Now the machine has learned what’s considered normal for your IoT network, the next stage is to watch for abnormal behaviors by comparing and looking at patterns of communications between your devices, including traffic patterns, data transfer patterns, and traffic characteristics. Basically, if your device happened to be used in a way that significantly deviates away from the trained baseline (normal behavior patterns), then the event will be recorded as ‘abnormal’.
When looking at traffic patterns, the machine seeks for connections from abnormal hosts or networks. For example, if you have always been logging into your device from Austin and suddenly, on a fine morning, you’re logging in all the way from Russia, then that would be considered an ‘unusual’ event. In addition, data transfer patterns – the retrieval or sending of data, or making requests- are also taken into account. For example, like the CCTV cameras attack in the example above, malicious requests were flooding to and overloading the server. With this technology, we would be able to identify the type of threat, when it started, and where it was coming from.
Another thing that our algorithms look into is traffic characteristics – the profile of where the traffic came from. Some of the variables that make up a ‘profile’ are protocols, ports, number of connections per unit of times, and many other measures. For instance, if your connections were coming from a trojan port such as 31337, or 666, then that would be alarming.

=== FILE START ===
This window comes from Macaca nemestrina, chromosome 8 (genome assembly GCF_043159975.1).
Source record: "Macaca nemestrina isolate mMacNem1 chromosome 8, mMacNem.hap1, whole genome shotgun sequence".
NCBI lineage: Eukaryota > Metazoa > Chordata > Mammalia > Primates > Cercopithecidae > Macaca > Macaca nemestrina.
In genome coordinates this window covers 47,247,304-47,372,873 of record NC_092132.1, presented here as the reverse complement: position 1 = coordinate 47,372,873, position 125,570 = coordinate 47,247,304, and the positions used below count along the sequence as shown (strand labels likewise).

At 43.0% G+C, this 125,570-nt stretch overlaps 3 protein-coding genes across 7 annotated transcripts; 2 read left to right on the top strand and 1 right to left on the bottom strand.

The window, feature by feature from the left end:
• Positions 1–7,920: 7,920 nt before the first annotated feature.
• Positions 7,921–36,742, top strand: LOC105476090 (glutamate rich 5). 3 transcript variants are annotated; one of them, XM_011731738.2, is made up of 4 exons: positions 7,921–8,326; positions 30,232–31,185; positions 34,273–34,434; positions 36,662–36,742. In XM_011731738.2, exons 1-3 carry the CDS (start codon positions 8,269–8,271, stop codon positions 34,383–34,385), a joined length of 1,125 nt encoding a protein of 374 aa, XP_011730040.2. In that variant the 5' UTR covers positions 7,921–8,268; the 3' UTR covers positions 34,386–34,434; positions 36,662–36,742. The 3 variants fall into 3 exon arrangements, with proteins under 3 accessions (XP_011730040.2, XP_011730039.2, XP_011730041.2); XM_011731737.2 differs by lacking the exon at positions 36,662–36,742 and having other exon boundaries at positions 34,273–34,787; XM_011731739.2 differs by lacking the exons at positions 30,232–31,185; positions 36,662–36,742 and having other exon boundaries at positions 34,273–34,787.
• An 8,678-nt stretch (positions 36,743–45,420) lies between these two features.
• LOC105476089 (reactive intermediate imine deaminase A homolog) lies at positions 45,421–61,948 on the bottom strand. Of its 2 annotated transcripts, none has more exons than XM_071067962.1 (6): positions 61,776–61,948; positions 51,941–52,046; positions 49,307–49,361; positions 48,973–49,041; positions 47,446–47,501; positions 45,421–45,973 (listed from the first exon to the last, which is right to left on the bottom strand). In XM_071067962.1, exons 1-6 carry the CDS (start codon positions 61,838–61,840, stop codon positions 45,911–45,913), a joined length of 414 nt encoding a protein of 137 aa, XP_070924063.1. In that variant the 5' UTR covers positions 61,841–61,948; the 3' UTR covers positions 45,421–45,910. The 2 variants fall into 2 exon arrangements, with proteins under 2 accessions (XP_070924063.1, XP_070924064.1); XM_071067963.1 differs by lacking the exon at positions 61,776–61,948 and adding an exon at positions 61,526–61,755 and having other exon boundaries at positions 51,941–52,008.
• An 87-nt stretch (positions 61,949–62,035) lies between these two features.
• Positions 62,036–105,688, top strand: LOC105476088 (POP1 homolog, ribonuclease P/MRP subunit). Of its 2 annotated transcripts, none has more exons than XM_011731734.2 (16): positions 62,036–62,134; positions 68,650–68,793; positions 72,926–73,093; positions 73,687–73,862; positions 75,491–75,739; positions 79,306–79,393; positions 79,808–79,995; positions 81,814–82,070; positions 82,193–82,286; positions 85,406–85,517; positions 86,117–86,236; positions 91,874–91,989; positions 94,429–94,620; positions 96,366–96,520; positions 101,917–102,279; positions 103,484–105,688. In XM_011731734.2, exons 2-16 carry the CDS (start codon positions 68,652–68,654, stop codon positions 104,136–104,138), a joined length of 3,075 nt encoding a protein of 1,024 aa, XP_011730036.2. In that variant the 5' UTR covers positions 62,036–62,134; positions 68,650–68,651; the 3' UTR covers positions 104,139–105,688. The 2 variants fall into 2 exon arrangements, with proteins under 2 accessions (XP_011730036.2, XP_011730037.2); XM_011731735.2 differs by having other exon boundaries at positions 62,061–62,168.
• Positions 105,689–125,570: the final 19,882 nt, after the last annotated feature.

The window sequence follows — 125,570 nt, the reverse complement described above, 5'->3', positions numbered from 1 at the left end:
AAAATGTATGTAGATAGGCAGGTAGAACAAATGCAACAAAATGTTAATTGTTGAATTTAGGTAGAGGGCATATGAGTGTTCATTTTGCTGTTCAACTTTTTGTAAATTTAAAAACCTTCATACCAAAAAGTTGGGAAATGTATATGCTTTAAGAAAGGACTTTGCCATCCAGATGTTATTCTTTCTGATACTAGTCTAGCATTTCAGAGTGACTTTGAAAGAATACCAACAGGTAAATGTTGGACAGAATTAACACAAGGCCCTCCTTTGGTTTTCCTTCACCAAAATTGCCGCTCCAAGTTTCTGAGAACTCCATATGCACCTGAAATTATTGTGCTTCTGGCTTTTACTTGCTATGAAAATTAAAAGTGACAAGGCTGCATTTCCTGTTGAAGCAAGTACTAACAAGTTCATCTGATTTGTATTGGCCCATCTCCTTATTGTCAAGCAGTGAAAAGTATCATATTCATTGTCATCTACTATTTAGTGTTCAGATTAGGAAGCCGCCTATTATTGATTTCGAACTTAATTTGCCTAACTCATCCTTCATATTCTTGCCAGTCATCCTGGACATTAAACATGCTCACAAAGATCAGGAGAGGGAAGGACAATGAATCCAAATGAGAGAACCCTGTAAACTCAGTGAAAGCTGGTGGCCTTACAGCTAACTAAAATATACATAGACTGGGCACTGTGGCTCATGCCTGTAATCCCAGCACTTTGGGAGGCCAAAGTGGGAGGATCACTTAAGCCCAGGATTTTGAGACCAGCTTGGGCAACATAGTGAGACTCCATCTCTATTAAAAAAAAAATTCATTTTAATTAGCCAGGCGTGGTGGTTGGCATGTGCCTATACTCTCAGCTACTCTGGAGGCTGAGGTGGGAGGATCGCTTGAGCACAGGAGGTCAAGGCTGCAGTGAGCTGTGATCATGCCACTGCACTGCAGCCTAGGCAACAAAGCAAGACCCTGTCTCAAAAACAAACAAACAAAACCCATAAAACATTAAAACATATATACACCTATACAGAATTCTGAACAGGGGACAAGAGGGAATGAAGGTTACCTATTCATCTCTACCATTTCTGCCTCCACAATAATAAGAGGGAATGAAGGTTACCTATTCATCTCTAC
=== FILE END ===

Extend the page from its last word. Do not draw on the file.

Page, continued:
But our technology doesn’t simply stop at looking for statistical differences between formed behaviors. What sets us apart is our DeepNLP technology.
Here’s what makes our DeepNLP technology special: it bridges the gap between behaviors that are simply ‘anomalous’ and behaviors that are actually malicious.
After recording ‘unusual’ behaviors from the previous step, instead of immediately firing off an alert to end users like most other technologies, we add an extra step to our data interpretation process and make our machine ‘smarter’. We take the recorded alerts and pass them through our own proprietary and patented dynamic natural language processing (NLP) engine. The NLP engine is what we use to predict the likelihood of the anomalous event being ‘malicious’ in nature. Then, if the recorded alert did not meet the threshold to be considered statistically significant, the machine would not send the user an alert. The events were ‘anomalous’, but they weren’t ‘malicious’. This reduces false positives and provides a much better user experience.
Basically, DeepNLP does much of what a human security analyst can do.
After DeepNLP runs, the algorithm then generates a report and sends it to the user in a condensed, nicely put format that includes the name of the threat, evidence with description, and remediation information.
But the learning process does not stop there. When the user receives the alert, they will be able to vote whether the event was normal or malicious (positive or negative). Our Artificial Intelligence and machine learning based platform then takes the inputs and continues to ‘learn’ from them, therefore making them more ‘intelligent’.
More and more IoT apps and devices are being developed everyday, and manufacturers have to find a way to keep up with it at a much faster pace than ever before. There’s a real need to accelerate every moment to catch up with the exponential growth of IoT devices. At SparkCognition, we’re creating powerful and meaningful advances using Artificial Intelligence technology to help organizations evolve with the ever growing complexity of safety and security.
(*) Thank you Lucas McLane and Keith Moore for contributing your technical insights to this article.
Contact us and see how we can make your organization’s network more secure.